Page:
DISCOVERING THE MOLECULAR AND CELLULAR MECHANISMS UNDERLYING FENFLURAMINE-INDUCED CARDIOPULMONARY SIDE EFFECTS
Abstract (Summary)G protein-coupled receptors (GPCRs) are plasma membrane proteins that act as sensors for extracellular stimuli (e.g., photons, neurohumoral moduluators, odorants and tastants, lipids). The cognate stimulus for a GPCR induces a conformational change that catalyzes, via heterotrimeric G proteins, a series of biochemical reactions inside the cell (i.e., a response); the responses can lead to phenomena such as differentiation, morphological changes, chemotaxis, and mitosis. G protein-coupled receptors are the targets of, in addition to endogenous neurohumoral molecules, more than 30% of currently marketed pharmaceutical drugs. For instance, the effective appetite suppressant fenfluramine reduces appetite via activation of serotonin (5-hydroxytryptamine, 5-HT) 2C (5-HT2C) receptors. Fenfluramine was, despite its efficacy as an anorexigen, withdrawn from market due to its association with life-threatening cardiovascular side effects [i.e., valvular heart disease (VHD) and pulmonary hypertension (PH)]. The work presented in this thesis describes efforts to identify the cellular and molecular mechanisms responsible for fenfluramine-induced VHD. Evidence is presented that both fenfluramine and, to a greater extent, its major in vivo metabolite norfenfluramine, activate mitogenic 5-HT2B receptors, which are expressed in human heart valve interstitial cells (VICs). Both fenfluramine and norfenfluramine induce mitogenic responses from VICs in vitro that are abrogated by a 5-HT2B receptor antagonist. Further, data implicating van der Waals’ (vdW) interactions between the ?-methyl group of S-(+)-norfenfluramine and a valine in the second transmembrane helix of the receptor (V2.53) in the compound’s valvulopathic—but not anorexigenic—effects are described. The implication of the findings described herein on preventing drug-associated cardiopulmonary side effects and developing safe, effective anorexigens are also discussed.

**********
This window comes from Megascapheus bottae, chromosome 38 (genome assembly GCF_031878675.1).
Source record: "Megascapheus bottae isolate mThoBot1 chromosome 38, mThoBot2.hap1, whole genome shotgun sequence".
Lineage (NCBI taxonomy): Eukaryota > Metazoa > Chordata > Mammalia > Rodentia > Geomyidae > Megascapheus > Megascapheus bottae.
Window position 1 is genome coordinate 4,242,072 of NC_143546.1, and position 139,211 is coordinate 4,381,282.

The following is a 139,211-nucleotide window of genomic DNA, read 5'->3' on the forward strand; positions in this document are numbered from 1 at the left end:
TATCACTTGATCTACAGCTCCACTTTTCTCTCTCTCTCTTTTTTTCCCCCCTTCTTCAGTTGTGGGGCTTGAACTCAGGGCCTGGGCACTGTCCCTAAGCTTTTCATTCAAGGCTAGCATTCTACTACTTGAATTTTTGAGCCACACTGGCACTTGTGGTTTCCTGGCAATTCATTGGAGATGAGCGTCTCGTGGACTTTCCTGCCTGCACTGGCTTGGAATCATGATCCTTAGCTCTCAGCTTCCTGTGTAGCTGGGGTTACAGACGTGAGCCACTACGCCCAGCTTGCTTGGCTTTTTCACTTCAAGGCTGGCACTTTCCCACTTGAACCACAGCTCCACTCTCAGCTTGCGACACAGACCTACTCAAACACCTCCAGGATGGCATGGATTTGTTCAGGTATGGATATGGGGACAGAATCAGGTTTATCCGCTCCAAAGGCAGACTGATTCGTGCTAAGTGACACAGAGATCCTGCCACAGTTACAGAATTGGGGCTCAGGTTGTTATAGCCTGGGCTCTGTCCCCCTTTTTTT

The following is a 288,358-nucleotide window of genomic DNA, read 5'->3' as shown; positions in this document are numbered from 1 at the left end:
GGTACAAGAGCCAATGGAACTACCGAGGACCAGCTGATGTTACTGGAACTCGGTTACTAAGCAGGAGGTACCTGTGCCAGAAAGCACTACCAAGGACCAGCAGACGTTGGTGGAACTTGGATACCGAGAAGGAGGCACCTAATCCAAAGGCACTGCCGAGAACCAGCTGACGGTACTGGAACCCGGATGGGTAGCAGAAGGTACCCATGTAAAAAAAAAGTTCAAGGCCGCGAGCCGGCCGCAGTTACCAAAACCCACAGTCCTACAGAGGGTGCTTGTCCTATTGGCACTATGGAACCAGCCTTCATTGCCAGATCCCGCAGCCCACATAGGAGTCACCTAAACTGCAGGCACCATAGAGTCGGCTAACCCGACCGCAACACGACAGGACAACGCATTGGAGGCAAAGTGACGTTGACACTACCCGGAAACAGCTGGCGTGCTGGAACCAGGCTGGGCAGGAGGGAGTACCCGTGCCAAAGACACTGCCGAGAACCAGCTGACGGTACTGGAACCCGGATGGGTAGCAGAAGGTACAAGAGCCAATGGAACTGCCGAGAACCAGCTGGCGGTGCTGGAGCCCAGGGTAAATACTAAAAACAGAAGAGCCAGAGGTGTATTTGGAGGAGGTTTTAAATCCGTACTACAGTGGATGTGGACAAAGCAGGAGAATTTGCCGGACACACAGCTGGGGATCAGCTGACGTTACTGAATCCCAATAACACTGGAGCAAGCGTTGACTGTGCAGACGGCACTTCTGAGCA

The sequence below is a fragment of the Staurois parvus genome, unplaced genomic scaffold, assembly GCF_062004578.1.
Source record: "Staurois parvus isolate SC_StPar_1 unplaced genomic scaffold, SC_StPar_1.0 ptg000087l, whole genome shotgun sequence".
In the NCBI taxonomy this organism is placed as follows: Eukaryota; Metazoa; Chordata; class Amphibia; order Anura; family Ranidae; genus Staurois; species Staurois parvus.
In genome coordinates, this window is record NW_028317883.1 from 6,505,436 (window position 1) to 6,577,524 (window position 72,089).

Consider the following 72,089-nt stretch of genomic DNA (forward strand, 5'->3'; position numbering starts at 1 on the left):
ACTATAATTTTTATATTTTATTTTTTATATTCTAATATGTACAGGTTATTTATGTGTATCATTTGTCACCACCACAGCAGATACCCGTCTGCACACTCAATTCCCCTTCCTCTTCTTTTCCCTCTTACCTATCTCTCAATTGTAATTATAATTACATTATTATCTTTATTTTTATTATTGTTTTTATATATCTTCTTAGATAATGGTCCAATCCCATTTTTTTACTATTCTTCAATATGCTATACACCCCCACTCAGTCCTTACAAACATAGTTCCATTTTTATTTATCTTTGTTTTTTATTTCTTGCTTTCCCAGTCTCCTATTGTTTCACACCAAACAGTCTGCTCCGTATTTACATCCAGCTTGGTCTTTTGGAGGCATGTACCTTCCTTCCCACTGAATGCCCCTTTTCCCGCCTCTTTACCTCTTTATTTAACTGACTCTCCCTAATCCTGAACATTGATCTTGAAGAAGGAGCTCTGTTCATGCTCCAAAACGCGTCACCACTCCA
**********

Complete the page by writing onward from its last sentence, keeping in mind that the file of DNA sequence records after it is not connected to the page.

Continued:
School Location:USA - Ohio
Source Type:Master's Thesis
Date of Publication:01/01/2005